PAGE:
While statins are often prescribed, they are also often misunderstood – especially when it comes to their safety.
Here are 9 common myths about statins and the truth about them:
Statins and exercise are both good for heart health. Most people are not affected by statins when they exercise. However, there are up to 10 percent of patients who do have some muscle pain and weakness with statins. If you think you are part of this group and that your statins are making you more achy than usual after a workout, ask your doctor about changing the type of statin you are taking.
Statins have been tested in over 1 million patients and have not been found to cause heart damage. While they don’t damage your heart, statins can affect the large muscles in your body and cause mild muscle ache, which is found in up to 10 percent of people who take statins and, they can, even more rarely, cause more severe muscle pain — which is a sign to talk to your doctor, who will have you stop your statins immediately. In either case, you should tell your doctor if you are feeling muscle pain or weakness.
People with diabetes benefit the most from statins, which reduce their risk of heart attack, stroke and death. While statins may increase blood sugars, this does not offset the overall benefit that statins provide. If you take statins, be sure to monitor your sugars, watch your diet and include regular exercise in your routine.
On the contrary, recent studies show that statins create a protective effect from cognitive dysfunction or dementia with long-term use.
However, in 2012, the FDA changed the drug label for statins to include a warning: Memory loss and confusion have been reported with statin use. These reported events were generally not serious and went away once the drug was no longer being taken but there is lingering confusion. More recent studies have looked at dementia and cognitive changes and actually found that statins may be beneficial and can prevent dementia – especially with long term use.
Doctors don’t prescribe supplements in place of statins because there are no controlled or reliable studies about the efficacy of supplements and heart disease prevention. While statins have to prove their efficacy, supplements do not, and are not regulated and tested the way drugs are before they can be prescribed. Their strength varies greatly in non-prescription preparations and they can contain ingredients that are not listed in the label. Remember: Don’t mistake “natural” for safe..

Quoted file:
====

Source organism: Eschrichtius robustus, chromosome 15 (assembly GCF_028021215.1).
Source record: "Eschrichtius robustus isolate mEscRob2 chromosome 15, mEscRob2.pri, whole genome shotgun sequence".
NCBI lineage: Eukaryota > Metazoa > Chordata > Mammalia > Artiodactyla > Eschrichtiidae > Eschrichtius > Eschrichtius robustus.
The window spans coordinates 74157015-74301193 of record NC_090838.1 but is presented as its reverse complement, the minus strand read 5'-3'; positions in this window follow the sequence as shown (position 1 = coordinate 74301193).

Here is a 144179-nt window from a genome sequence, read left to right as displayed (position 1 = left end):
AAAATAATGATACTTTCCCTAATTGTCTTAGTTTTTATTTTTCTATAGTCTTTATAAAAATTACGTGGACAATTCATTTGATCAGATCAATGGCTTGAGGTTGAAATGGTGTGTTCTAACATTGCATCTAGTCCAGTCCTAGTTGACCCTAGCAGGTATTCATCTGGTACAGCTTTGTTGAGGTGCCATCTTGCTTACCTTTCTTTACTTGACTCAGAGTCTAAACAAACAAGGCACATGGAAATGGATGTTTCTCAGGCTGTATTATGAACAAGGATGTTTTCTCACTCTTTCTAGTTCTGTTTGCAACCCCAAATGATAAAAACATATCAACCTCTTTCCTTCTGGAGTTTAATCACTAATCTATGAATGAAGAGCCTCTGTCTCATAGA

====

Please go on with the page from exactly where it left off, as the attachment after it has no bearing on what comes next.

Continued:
Research conducted by Cleveland Clinic’s Preventive Cardiology Department has found that most people can tolerate statins either by changing the medication type or by staggering their doses. You need to work with a specialist to find the best dose for you.
There is very little chance that statins could damage your liver. This rare side effect occurs in less than 1 percent of the population. An observational study showed increased risk of cataracts, but more studies are needed. There is no definitive proof that statins cause cataracts but there is ample proof that statins help prevent heart disease. It’s important to note there are possible side effects and risks with every medication you take. You need to follow up and work with your doctor to achieve the best results.
Statins are the treatment of choice for people with high cholesterol and those with coronary heart disease. You should only take statins if you need them. Statins also benefit the blood vessel lining, reduce cell damage from oxidation and keep blood platelets from clumping, which reduces the risk of a blood clot.
Statins can also benefit the elderly depending on their life expectancy and the likelihood of achieving a true benefit with statin therapy. Diet and exercise are important parts of risk factor management and should be continued while on statin therapy. While some people are able to achieve their goals through strict diet alone, many will need to take a statin to meet their LDL goals and reduce the risk of progression of heart disease.
Still have questions about statins? Chat live with Steven Nissen, MD and Michael Rocco, MD on Wednesday Dec 18 at 11:30am (EST) during our live Spreecast video chat. The doctors will be discussing the new cardiovascular prevention guidelines. Register Now.